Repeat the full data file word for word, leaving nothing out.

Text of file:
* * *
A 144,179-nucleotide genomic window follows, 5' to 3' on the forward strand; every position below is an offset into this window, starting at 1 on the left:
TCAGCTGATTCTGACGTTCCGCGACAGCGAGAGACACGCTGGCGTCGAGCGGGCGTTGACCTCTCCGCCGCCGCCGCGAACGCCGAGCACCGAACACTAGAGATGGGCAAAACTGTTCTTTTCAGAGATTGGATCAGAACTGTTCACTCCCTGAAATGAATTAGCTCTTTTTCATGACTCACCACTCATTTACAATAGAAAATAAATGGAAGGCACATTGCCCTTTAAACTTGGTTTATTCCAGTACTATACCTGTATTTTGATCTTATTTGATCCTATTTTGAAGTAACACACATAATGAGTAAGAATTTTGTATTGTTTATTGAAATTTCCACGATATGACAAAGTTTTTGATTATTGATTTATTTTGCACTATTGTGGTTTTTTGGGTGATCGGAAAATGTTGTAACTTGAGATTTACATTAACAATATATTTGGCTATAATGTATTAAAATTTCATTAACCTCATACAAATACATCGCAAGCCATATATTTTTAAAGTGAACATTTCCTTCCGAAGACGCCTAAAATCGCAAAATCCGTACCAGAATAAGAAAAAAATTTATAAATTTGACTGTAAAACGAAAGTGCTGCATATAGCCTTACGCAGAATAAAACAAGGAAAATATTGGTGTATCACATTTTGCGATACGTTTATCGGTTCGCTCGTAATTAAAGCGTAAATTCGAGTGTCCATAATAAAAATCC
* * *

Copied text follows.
A 144,179-nucleotide genomic window follows, 5' to 3' on the forward strand; every position below is an offset into this window, starting at 1 on the left:
TCAGCTGATTCTGACGTTCCGCGACAGCGAGAGACACGCTGGCGTCGAGCGGGCGTTGACCTCTCCGCCGCCGCCGCGAACGCCGAGCACCGAACACTAGAGATGGGCAAAACTGTTCTTTTCAGAGATTGGATCAGAACTGTTCACTCCCTGAAATGAATTAGCTCTTTTTCATGACTCACCACTCATTTACAATAGAAAATAAATGGAAGGCACATTGCCCTTTAAACTTGGTTTATTCCAGTACTATACCTGTATTTTGATCTTATTTGATCCTATTTTGAAGTAACACACATAATGAGTAAGAATTTTGTATTGTTTATTGAAATTTCCACGATATGACAAAGTTTTTGATTATTGATTTATTTTGCACTATTGTGGTTTTTTGGGTGATCGGAAAATGTTGTAACTTGAGATTTACATTAACAATATATTTGGCTATAATGTATTAAAATTTCATTAACCTCATACAAATACATCGCAAGCCATATATTTTTAAAGTGAACATTTCCTTCCGAAGACGCCTAAAATCGCAAAATCCGTACCAGAATAAGAAAAAAATTTATAAATTTGACTGTAAAACGAAAGTGCTGCATATAGCCTTACGCAGAATAAAACAAGGAAAATATTGGTGTATCACATTTTGCGATACGTTTATCGGTTCGCTCGTAATTAAAGCGTAAATTCGAGTGTCCATAATAAAAATCC